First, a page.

Crps Diagnosis

What is the best diagnosis method for this debilitating condition? 

Complex Regional Pain Syndrome is a chronic illness affecting a limb, following a triggering event such as surgery, fracture, broken bones or even a lighter injury like a sprain. It comes with a long list of symptoms, the main one being tremendous pain in the affected area. With up to 250.000 people suffering from it only in the United States of America, CRPS is still considered a “rare disease”. To this day there is no cure for the pathology; but, if caught up early, adapted treatment can lead the patient to living a normal life.

The issue with rare conditions is that the government provides minimal funding for cure-research and study of the disease itself. This also means some of those conditions do not have an official medical diagnosis test, which is the case for CRPS. Bringing us to one of the main issues with the pathology: getting a proper diagnosis in order to get a proper treatment.

There are few methods used to diagnose CRPS. For example, results to the following tests might give clues linking the patient’s symptoms to CRPS:

Bone scan: This might help see some disturbances in the bones. For example, one of the symptoms of CRPS being bone edema, it could easily be seen in a 3 phased bone scan. 

Sweat production test: Again, excessive abnormal sweating of the affected area being one of the symptoms of the condition, a test showing levels of sweat on both limbs might hint a case of CRPS.

X-rays: Now this would only help the physician point to CRPS only if the case is already advanced, and hence shows demineralization of the bones.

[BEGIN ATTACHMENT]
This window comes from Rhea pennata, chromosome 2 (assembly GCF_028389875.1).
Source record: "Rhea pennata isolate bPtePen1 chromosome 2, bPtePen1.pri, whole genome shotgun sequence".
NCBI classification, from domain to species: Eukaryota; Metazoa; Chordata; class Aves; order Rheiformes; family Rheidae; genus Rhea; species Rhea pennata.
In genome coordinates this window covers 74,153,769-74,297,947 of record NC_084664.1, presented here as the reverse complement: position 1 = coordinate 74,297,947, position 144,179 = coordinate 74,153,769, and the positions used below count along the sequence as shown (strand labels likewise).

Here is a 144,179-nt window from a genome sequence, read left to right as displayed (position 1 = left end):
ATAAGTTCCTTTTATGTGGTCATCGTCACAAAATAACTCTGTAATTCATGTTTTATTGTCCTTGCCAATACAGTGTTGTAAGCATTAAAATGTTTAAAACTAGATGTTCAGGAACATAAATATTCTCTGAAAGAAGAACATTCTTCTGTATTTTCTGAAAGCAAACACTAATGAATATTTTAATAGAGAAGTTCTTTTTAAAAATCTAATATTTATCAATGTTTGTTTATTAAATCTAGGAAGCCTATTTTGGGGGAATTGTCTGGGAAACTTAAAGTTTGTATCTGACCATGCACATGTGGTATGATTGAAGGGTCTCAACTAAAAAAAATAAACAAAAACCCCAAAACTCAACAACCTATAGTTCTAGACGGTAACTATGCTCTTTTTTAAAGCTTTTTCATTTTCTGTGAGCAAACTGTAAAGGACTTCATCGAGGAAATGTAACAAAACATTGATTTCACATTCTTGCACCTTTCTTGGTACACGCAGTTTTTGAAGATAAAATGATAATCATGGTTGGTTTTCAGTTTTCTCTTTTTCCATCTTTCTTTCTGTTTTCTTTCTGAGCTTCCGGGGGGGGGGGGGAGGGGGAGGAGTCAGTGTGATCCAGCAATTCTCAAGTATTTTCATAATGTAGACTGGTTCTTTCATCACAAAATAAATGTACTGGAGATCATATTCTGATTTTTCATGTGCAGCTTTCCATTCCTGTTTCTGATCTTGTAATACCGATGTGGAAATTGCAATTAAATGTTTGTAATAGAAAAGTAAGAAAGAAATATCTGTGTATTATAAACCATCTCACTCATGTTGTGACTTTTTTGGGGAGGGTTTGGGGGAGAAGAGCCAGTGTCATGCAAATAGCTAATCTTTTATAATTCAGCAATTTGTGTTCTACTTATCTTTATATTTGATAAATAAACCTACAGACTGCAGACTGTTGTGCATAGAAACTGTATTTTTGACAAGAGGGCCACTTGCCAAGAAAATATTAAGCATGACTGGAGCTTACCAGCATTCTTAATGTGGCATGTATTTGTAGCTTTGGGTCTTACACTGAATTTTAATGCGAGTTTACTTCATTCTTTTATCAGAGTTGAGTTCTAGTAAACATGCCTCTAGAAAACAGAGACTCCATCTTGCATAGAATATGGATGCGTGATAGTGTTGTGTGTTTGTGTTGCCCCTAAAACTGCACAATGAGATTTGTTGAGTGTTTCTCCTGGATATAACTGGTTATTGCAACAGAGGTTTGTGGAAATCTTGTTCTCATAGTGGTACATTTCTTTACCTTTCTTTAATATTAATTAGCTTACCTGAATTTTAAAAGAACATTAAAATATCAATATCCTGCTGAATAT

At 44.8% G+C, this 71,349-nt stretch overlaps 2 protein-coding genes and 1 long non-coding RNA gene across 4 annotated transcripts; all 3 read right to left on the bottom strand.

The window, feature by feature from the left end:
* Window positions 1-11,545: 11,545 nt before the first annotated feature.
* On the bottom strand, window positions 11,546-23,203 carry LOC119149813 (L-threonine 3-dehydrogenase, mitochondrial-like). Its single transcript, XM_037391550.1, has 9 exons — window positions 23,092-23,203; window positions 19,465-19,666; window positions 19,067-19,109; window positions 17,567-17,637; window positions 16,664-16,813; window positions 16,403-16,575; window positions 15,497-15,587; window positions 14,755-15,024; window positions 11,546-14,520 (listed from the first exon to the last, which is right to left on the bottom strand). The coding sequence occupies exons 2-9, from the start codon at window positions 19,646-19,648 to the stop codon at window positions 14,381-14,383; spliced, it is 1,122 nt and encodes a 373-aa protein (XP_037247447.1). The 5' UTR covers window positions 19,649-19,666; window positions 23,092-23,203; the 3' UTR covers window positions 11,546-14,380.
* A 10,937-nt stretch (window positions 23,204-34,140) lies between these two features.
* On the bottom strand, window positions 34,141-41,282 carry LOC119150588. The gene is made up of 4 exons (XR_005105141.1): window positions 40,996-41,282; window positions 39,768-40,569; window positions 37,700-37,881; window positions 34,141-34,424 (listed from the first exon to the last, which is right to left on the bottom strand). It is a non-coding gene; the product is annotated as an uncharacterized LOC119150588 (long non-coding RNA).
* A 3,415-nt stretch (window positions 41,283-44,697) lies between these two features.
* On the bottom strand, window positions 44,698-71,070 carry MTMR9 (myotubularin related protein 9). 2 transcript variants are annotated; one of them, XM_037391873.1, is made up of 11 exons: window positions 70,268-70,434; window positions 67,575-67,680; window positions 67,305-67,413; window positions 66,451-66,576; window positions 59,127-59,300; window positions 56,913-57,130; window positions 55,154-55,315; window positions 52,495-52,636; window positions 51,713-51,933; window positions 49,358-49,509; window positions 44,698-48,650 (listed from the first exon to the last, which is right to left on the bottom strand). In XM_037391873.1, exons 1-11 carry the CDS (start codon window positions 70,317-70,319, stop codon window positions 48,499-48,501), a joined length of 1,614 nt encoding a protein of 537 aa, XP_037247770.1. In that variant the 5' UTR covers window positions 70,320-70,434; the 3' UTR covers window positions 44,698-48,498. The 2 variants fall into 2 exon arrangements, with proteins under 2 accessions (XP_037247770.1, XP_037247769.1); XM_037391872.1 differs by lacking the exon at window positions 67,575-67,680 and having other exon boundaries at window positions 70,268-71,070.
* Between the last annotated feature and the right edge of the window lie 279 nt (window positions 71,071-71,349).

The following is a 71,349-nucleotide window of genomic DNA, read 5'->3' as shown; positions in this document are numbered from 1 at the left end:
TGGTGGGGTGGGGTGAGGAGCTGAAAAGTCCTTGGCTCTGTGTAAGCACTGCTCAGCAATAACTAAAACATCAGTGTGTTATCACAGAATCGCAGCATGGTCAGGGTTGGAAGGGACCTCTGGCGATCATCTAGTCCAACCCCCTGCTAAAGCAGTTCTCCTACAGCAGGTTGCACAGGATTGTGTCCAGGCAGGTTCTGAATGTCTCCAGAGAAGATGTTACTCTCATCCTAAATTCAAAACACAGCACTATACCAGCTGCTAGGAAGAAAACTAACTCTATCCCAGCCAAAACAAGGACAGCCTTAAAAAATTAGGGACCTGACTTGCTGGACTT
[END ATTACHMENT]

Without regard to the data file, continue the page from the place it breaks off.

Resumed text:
MRI: The resonance imaging might show a change in tissue of the affected area.

However, as mentioned, these medical tests alone aren’t a 100% valid in diagnosing the pathology, although they are very useful in confirming it. Physical examination of the patient and discussion of the symptoms will help professionals with the diagnostic. 

In 2004, the International Association for the Study of Pain agreed on a new set of guidelines for the diagnostic of CRPS, called the Budapest Criteria.

The Budapest Criteria is divided in 4 categories, and effectuated according to signs (physical changes evaluated by the doctor) and symptoms (only felt by the patient). For a patient to be diagnosed with CRPS, he must report at least one symptom in 3 of the 4 categories, and the physician examining him/her must see at least one physical sign in 2 of the 4 categories. 

  1. Sensory: hyperesthesia (abnormal increase in sensitivity to stimuli of the sense, will be tested with pinprick) and/or allodynia (pain provoked by previously non-painful stimuli);
  2. Vasomotor: changes in skin color and/or temperature;
  3. Sudomotor/edema: Swelling and/or abnormal sweating of the affected area;
  4. Motor/trophic: decreased range of motion and/or weakness, tremor, muscular spasm (dystonia) and/or changes in hair growth, nail growth and skin texture.

In conclusion, CRPS is a difficult condition to diagnose, but not impossible. The presence of a triggering event, followed by an abnormally high amount of pain and multiple symptoms and signs found in the Budapest Criteria will help patients and physicians in diagnosing the pathology. It is important to see practitioners who are aware of CRPS, and, at times, even look for a second or third opinion in order to be sure of the final diagnosis. 

Once the diagnosis is made, the patient should be looking into alleviating the pain, as a start, with OTC pain medicine. With pain levels “controlled” the patient can then look into actual treatment of the pathology. To this day, the treatment of choice against CRPS is Neridronate infusions(link al sito). It was adopted by the Italian Healthcare in 2014 and recently the “Guidelines for the Treatment of CRPS” have stated that “at the moment, the only pharmaceutical recognized valid for the treatment of CRPS is Neridronate“. Of course, patients should keep in mind that this drug alone does not act as a cure and a multidisciplinary approach gives the best chance of remission. Rehabilitative therapy is an essential tool in the treatment of CRPS and should definitely be included in the patient’s treatment path.

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